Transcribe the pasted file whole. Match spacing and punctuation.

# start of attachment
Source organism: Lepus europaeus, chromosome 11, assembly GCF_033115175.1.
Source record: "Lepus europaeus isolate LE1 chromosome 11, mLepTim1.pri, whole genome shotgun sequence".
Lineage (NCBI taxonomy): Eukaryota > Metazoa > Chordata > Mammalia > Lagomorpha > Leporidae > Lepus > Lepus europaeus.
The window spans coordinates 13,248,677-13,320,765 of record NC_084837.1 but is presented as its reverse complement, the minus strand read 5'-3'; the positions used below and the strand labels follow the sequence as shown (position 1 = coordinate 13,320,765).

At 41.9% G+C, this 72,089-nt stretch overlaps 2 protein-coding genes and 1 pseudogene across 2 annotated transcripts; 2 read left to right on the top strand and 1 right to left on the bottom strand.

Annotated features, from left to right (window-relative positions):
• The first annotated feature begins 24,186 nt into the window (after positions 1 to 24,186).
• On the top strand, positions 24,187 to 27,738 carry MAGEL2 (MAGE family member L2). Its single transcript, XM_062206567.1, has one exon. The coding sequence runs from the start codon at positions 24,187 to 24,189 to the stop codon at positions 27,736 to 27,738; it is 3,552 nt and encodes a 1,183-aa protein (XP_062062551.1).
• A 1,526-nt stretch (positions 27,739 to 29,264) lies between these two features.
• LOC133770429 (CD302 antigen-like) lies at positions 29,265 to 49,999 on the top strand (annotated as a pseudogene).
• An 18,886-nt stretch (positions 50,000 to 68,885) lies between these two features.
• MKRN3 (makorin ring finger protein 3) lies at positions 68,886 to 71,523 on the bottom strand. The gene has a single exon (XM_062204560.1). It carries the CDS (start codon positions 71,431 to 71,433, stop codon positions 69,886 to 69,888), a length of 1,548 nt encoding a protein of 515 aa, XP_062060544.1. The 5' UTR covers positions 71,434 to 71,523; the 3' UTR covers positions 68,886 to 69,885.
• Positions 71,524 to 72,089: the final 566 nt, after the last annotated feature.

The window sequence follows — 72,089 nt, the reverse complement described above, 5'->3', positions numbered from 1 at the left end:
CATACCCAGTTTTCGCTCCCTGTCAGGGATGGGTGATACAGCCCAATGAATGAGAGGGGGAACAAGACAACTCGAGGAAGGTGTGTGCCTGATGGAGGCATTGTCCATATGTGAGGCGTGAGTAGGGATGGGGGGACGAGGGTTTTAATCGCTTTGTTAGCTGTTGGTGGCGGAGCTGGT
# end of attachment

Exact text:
Source organism: Lepus europaeus, chromosome 11, assembly GCF_033115175.1.
Source record: "Lepus europaeus isolate LE1 chromosome 11, mLepTim1.pri, whole genome shotgun sequence".
Lineage (NCBI taxonomy): Eukaryota > Metazoa > Chordata > Mammalia > Lagomorpha > Leporidae > Lepus > Lepus europaeus.
The window spans coordinates 13,248,677-13,320,765 of record NC_084837.1 but is presented as its reverse complement, the minus strand read 5'-3'; the positions used below and the strand labels follow the sequence as shown (position 1 = coordinate 13,320,765).

At 41.9% G+C, this 72,089-nt stretch overlaps 2 protein-coding genes and 1 pseudogene across 2 annotated transcripts; 2 read left to right on the top strand and 1 right to left on the bottom strand.

Annotated features, from left to right (window-relative positions):
• The first annotated feature begins 24,186 nt into the window (after positions 1 to 24,186).
• On the top strand, positions 24,187 to 27,738 carry MAGEL2 (MAGE family member L2). Its single transcript, XM_062206567.1, has one exon. The coding sequence runs from the start codon at positions 24,187 to 24,189 to the stop codon at positions 27,736 to 27,738; it is 3,552 nt and encodes a 1,183-aa protein (XP_062062551.1).
• A 1,526-nt stretch (positions 27,739 to 29,264) lies between these two features.
• LOC133770429 (CD302 antigen-like) lies at positions 29,265 to 49,999 on the top strand (annotated as a pseudogene).
• An 18,886-nt stretch (positions 50,000 to 68,885) lies between these two features.
• MKRN3 (makorin ring finger protein 3) lies at positions 68,886 to 71,523 on the bottom strand. The gene has a single exon (XM_062204560.1). It carries the CDS (start codon positions 71,431 to 71,433, stop codon positions 69,886 to 69,888), a length of 1,548 nt encoding a protein of 515 aa, XP_062060544.1. The 5' UTR covers positions 71,434 to 71,523; the 3' UTR covers positions 68,886 to 69,885.
• Positions 71,524 to 72,089: the final 566 nt, after the last annotated feature.

The window sequence follows — 72,089 nt, the reverse complement described above, 5'->3', positions numbered from 1 at the left end:
CATACCCAGTTTTCGCTCCCTGTCAGGGATGGGTGATACAGCCCAATGAATGAGAGGGGGAACAAGACAACTCGAGGAAGGTGTGTGCCTGATGGAGGCATTGTCCATATGTGAGGCGTGAGTAGGGATGGGGGGACGAGGGTTTTAATCGCTTTGTTAGCTGTTGGTGGCGGAGCTGGT